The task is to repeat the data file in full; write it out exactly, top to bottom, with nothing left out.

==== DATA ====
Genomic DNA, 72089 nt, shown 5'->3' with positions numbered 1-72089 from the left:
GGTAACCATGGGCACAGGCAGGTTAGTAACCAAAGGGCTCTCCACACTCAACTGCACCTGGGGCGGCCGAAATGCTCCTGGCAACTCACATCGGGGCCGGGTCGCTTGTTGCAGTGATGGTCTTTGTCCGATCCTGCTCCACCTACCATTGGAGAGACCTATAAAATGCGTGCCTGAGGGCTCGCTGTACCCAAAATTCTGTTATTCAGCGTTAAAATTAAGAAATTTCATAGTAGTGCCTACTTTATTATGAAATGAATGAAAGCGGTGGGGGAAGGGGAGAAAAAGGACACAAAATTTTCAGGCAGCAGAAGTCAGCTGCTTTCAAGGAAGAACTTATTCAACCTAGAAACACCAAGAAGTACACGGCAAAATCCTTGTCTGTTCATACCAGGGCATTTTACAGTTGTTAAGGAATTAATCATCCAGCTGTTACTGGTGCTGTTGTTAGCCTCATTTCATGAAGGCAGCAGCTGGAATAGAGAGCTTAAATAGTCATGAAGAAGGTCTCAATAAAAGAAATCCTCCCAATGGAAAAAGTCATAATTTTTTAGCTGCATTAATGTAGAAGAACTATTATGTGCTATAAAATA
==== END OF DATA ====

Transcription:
Genomic DNA, 72089 nt, shown 5'->3' with positions numbered 1-72089 from the left:
GGTAACCATGGGCACAGGCAGGTTAGTAACCAAAGGGCTCTCCACACTCAACTGCACCTGGGGCGGCCGAAATGCTCCTGGCAACTCACATCGGGGCCGGGTCGCTTGTTGCAGTGATGGTCTTTGTCCGATCCTGCTCCACCTACCATTGGAGAGACCTATAAAATGCGTGCCTGAGGGCTCGCTGTACCCAAAATTCTGTTATTCAGCGTTAAAATTAAGAAATTTCATAGTAGTGCCTACTTTATTATGAAATGAATGAAAGCGGTGGGGGAAGGGGAGAAAAAGGACACAAAATTTTCAGGCAGCAGAAGTCAGCTGCTTTCAAGGAAGAACTTATTCAACCTAGAAACACCAAGAAGTACACGGCAAAATCCTTGTCTGTTCATACCAGGGCATTTTACAGTTGTTAAGGAATTAATCATCCAGCTGTTACTGGTGCTGTTGTTAGCCTCATTTCATGAAGGCAGCAGCTGGAATAGAGAGCTTAAATAGTCATGAAGAAGGTCTCAATAAAAGAAATCCTCCCAATGGAAAAAGTCATAATTTTTTAGCTGCATTAATGTAGAAGAACTATTATGTGCTATAAAATA